Earlier in the year, I posted about how I felt that the body positivity had become hijacked by privileged white cis-gender, straight females wearing size 12 or 14 clothes. It turned out to be a pretty controversial post and I was left feeling silenced and I learned that people do not want to hear about body positivity from an overweight white woman who is disfigured and that it was much more palatable coming from that place of privilege. Over the summer I watched the movement and still felt unable to share my feelings for fear of being the dissenting voice in a sea of likes and compliments on how brave these campaigners are.
My friend Sally puts it so well
“I think virtually all women to some extent are raised and encouraged to be critical of their bodies, which is compounded by social media – and that’s an important conversation. Whatever size your body is, you are entirely valid to have feelings about it.
But there is a danger that “body positivity” has become a conversation about women of an average size, who lack confidence after having a baby, however, that is a different conversation, and I don’t dismiss anyone’s feelings, but when those conversations are being led by and shared among women who are already high profile in part because of the advantages they have (slim, white, educated, straight), then in my experience is it crowds out those women who are already marginalised and brutalised to some extent by social media.
I’m not sure what the solution is. Should slim women be more inclusive in their campaigns? Perhaps. Should fat women get a lot more vocal and angry and demand to be represented? Probably. Should the media recognise that body positivity isn’t just a case of selling positive slogan sweatshirts where an XL is a size 14? I can only hope!”
Then last month I was introduced to something so radical, so unusual and so against everything that we are taught to do in this social media age. What is it you ask?
Just stay silent and say nothing
I know it so radical right! Say nothing? How does that increase awareness of fat acceptance?
Well, it is known as body neutrality and about not giving space to our perceived flaws and focussing our energies elsewhere. So instead of me posting a picture of me wearing shorts with a caption about my chubby knees and bulbous legs then being applauded for being brave, I would just post a photo of me in shorts. I should just honour and respect the body I have and what it can do.
But what incentive is there for influencers to stop mentioning their perceived flaws when they are getting 100’s and 1000’s of likes and comments? For parents, I think there is a massive reason to stop highlighting and discussing their mum-tum, cellulite and body weight. By not drawing their children’s attention to them they are truly accepting their bodies for what they do rather than what they look like and, therefore, setting a great example. Something Claudia Winkleman says was one of the biggest life lessons she learned from her mum.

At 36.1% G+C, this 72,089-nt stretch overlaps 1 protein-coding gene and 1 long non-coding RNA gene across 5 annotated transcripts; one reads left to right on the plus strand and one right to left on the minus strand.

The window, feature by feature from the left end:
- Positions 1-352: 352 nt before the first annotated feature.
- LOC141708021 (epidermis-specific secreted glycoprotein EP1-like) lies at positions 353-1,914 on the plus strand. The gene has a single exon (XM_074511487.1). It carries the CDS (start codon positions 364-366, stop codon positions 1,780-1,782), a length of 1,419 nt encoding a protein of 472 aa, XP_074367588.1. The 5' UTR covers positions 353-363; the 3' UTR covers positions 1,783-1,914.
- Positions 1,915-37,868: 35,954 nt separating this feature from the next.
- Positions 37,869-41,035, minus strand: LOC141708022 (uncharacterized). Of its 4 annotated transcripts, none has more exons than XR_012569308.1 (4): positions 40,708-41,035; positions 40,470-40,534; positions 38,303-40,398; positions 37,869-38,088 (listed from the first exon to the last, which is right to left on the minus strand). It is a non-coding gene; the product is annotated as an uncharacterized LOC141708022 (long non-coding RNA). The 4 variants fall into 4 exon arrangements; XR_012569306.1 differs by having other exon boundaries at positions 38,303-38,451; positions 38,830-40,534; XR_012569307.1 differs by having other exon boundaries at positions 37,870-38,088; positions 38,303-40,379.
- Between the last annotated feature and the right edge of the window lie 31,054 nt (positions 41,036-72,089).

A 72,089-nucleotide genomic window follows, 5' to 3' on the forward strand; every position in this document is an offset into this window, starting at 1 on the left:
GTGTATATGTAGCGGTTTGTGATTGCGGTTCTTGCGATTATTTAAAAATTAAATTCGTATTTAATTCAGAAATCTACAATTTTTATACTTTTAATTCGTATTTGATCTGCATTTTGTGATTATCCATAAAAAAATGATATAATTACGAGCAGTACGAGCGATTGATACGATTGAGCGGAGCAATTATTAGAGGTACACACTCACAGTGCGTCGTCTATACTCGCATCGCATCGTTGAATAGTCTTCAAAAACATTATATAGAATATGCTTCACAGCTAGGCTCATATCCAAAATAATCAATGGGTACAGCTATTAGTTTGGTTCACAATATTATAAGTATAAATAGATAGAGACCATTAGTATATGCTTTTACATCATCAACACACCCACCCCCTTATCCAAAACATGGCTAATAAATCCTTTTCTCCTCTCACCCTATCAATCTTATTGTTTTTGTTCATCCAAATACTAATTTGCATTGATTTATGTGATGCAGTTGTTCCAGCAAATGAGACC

Appearance was never really discussed in my home growing up. I grew up knowing that my appearance didn’t and shouldn’t impact on my self-worth. That I was always more than how I looked and this worked both ways. My parents never commented on my skirts being too short, or me wearing to much make up. Instead, they focused on what I did and how I did it. Conversely, my Mum never discussed her body in any negative way or really in anyway! She was always more than happy to pop on a swimming costume and come swimming with me and the boys when they were small. She was a fierce woman who always appeared really self-confident. I don’t remember her ever dieting or watching what she ate. I just remember my Dad telling her how much he loved her and that she was intelligent, feisty and beautiful.
I read a great post by Ashlee Bennett explaining how by using words associated with physical descriptions to express emotional feelings doesn’t do the feeling justice and just adds to the stigma associated with them compounding an emotional reaction to the word.
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When you use words that are associated with physical, aesthetic descriptions – fat, ugly, skinny, pretty, unattractive etc – to express your emotional state, you deny yourself the opportunity to learn about what you’re really feeling. What you’re really feeling is attempting to be expressed through words which currently don’t do the feeling justice when using words not meant to describe emotions. . . Fat, when used as a feeling, takes on the stereotypical, stigmatising attributes associated with people in larger bodies, and the social meaning you give to fat, which then sets in motion an emotional reaction. This usually misses the mark too – because then you’re experiencing an emotion – usually shame, disgust, about the actual emotion you’ve mislabelled ‘fat’. Without knowing, the connection between ‘fat’ and ‘shame’ is reinforced – shame in this case, is an emotion about an emotion that is still not identified. What emotions are connected to the word fat for you? Hint – they may be emotions which you feel ashamed to experience. . . #psychology #healthateverysize #stigma #mentalhealth #feminism #wellbeing #edrecovery #emotions #bodyimage #dietculture #dietitian #therapy #feelings #fat #fatstigma #bodypositivity #bopo #arttherapy
So I am going to take a leaf out of my Mum’s book and practice what she preached. I am going to aim for Body Neutrality or even more radically Fat Acceptance. I am no longer going to tag my posts #BodyPositive. I want to be recognised as a person first and fat second or heck, size not even to come into the equation. The time has come to stay that I am enough. I am sick of women being not enough – not skinny enough, not pretty enough, not healthy enough, skin not clear enough, not famous enough, Not doing enough, not loving themselves enough and not sexy enough.
I AM ENOUGH AND SO ARE YOU